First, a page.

Several pilot arrays of BGC profiling floats, deployed globally based on opportunistic ship availability, have already yielded valuable observations. The success of these small-scale arrays motivated the U.S. National Science Foundation to support deployment of a basin-scale array—the Southern Ocean Carbon and Climate Observations and Modeling project (SOCCOM)—to observe a region that plays a disproportionately large role in the cycling of carbon and nutrients in the ocean. Over the past 6 years, SOCCOM has deployed almost 200 floats, which provide an unprecedented view of the Southern Ocean.

SOCCOM, in concert with the BGC floats deployed in other regions, has affected marine science by

Each of these advances has yielded new insights about marine biogeochemical cycling and shed light on ecosystem health and the ocean’s role in Earth’s climate system.

The success of BGC float pilot arrays and international cooperation around a coordinated data system has galvanized the international research community to build a global BGC-Argo array to address the goal of providing improved understanding and projections of how ocean ecosystems are responding to Earth’s changing climate. In 2021, the United States committed to deploying 500 BGC floats throughout the ocean. This commitment is expected to be matched by partner countries to realize a vision of a global network of 1,000 BGC floats. Knowledge gained from the full BGC array will bring new insights to decisionmakers and resource planners, facilitating the development of informed mitigation and adaptation strategies for ocean change.

The G7 Future of the Seas and Oceans Initiative (FSOI) has identified the implementation of the full BGC-Argo array by 2030 as a top priority. To engage potentially interested parties in envisioning societally beneficial applications of BGC-Argo beyond basic research, FSOI organized the virtual Global BGC-Argo Fleet: Knowledge to Action Workshop, held in spring 2021. The event brought together marine scientists, policymakers, and industry partners, including international stakeholders involved in fisheries management, ocean carbon budget verification, and environmental forecasting and modeling, to assess how best to leverage a global BGC-Argo array. On the basis of the recommendations of workshop participants, FSOI established a Resource Strategy Group (RSG) for BGC-Argo.

RSG serves as a mechanism for regular communications between the International Mission Team, a diverse group of Argo-sensor-data scientists as well as representatives of G7 government agencies, and the ministries that fund Argo. These groups regularly review progress toward implementation of the global BGC network, encourage new commitments from countries to achieve full implementation of the array, and work to identify promising innovations in cross-platform sensor integration and data interoperability that could be incorporated into the array. They also review the progress and lessons learned from other ocean observing networks.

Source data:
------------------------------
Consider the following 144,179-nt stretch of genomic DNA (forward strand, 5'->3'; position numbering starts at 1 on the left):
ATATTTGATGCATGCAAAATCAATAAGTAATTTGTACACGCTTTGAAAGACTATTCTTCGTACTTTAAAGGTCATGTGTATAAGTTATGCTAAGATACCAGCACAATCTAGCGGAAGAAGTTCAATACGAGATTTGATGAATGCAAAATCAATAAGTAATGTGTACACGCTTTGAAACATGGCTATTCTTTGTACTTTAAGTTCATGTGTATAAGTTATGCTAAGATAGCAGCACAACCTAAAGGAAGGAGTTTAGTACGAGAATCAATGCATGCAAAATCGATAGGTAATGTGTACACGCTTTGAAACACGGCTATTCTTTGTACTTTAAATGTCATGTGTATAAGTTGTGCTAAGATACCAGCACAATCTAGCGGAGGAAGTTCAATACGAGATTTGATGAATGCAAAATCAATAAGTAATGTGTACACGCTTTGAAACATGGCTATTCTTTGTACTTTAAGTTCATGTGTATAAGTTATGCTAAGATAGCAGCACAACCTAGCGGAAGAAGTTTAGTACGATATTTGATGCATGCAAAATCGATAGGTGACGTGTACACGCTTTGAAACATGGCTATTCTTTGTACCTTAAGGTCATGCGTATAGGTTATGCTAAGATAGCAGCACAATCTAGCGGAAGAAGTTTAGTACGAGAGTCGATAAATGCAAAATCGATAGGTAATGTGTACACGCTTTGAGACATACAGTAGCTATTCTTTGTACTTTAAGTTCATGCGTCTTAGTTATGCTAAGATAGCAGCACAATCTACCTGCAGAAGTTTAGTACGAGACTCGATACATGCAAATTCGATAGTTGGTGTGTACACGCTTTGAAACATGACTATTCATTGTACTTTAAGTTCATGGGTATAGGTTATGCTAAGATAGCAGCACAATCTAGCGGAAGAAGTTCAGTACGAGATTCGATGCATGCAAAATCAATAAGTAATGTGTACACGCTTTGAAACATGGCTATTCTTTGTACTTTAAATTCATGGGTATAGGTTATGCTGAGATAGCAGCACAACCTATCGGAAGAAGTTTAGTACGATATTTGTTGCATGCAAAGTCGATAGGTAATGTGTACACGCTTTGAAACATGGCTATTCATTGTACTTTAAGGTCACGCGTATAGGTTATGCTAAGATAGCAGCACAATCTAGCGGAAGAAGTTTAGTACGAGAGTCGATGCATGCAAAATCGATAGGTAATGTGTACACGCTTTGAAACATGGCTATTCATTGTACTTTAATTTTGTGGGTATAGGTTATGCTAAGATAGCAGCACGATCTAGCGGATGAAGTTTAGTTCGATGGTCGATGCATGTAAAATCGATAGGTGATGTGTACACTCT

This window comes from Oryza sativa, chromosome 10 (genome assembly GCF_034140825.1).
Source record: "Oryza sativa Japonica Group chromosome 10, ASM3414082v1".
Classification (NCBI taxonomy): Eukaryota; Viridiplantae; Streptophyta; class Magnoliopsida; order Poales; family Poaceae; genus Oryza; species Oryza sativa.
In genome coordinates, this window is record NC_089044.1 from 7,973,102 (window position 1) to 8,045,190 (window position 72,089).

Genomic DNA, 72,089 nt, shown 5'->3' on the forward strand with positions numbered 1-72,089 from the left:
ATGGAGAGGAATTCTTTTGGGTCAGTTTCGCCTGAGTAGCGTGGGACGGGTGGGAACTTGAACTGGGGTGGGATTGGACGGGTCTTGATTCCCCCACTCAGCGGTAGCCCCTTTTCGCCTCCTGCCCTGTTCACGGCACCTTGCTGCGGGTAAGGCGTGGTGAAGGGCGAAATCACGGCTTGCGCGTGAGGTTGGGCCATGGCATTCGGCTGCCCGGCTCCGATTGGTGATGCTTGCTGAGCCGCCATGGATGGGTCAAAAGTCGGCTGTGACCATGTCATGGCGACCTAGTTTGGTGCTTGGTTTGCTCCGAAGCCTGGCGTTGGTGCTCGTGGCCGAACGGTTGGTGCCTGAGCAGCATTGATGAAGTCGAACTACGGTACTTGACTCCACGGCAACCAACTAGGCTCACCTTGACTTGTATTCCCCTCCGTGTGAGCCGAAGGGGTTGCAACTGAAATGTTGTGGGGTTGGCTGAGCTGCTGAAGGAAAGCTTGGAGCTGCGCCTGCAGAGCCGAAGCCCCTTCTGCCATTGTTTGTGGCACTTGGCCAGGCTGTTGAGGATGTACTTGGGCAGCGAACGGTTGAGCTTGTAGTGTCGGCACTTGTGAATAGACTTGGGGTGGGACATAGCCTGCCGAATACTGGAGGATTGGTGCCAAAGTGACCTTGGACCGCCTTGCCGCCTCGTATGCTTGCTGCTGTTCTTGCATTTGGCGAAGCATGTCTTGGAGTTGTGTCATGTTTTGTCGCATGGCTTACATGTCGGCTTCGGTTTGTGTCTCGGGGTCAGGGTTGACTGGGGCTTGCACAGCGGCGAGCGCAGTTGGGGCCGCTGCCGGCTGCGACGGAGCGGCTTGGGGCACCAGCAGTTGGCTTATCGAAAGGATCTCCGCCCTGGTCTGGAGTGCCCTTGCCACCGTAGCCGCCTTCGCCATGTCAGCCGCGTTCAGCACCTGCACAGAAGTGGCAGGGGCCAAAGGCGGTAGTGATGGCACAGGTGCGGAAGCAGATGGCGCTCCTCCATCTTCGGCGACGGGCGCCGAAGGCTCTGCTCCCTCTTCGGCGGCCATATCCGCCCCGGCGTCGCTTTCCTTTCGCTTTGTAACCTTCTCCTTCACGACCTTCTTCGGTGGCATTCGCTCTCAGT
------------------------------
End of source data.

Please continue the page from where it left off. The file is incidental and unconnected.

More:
A Global Ocean Biogeochemical Observatory Becomes a Reality

The efforts of the International Mission Team and RSG will help foster links with countries to help develop data and information tools for BGC-Argo data as well as use cases and demonstrations. And they will create partnerships to develop sampling strategies for environments that have traditionally been difficult to sample, such as the deep sea, ice-covered zones, and continental shelf boundary systems. The groups also will work together to promote policy-relevant ocean information made possible by the BGC-Argo array to international federal agencies and environmental management entities.

Given the past and planned investments of tens of millions of dollars in BGC-Argo, it is essential that its capabilities be fully used for both research and environmental management. The ocean science community has identified specific needs to maximize the utility of the array.

Some of these needs are being addressed through the combined efforts of the International Mission Team and RSG, including highlighting BGC-Argo’s benefits and funding requirements to implementing agencies and ministries as well as fostering agreements with partners beyond the G7 to complete and sustain the array and coordinate the necessary data infrastructure.

The research community has also emphasized that BGC-Argo must continue providing data that conform to findable, accessible, interoperable, and reusable (FAIR) standards to meet the needs of diverse data applications and end users. To lower barriers for anyone to access and use float data, organizers have created training workshops, freely available code to help synthesize and visualize data, and online tools for data discovery.

The development of this open-access BGC ocean observing network aligns with the key challenges raised by the United Nations Decade of Ocean Science for Sustainable Development. This convening framework focuses on developing and implementing transformative ocean science solutions for sustainable development and for connecting people to the ocean. The Ocean Decade calls for an open-access, digital, integrated view of the ocean, with the goals of enabling the new blue economy and sustainable ocean management and restoration, and providing a new means to inspire society to value the ocean.

The BGC-Argo network represents a significant step toward meeting the grand challenges of the Ocean Decade by providing a foundation for understanding chemical and biological dynamics in the ocean. Results from the growing network will build on findings from the pilot arrays, helping reveal the disproportionately important role of the Southern Ocean in Earth’s carbon cycle, for example, as well as how ecosystems from the tropics to the polar regions are shifting and many other vital insights about our changing ocean.

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Oscar Schofield (, Rutgers Center for Ocean Observing Leadership, Rutgers University, New Brunswick, N.J.; Andrea Fassbender, NOAA Pacific Marine Environmental Laboratory, Seattle, Wash.; Maria Hood, EU Office of the G7 Future of the Seas and Oceans Initiative Coordination Centre, Mercator Ocean International, Toulouse, France; Katherine Hill, National Oceanography Centre, Liverpool, U.K.; and Ken Johnson, Monterey Bay Aquarium Research Institute, Moss Landing, Calif.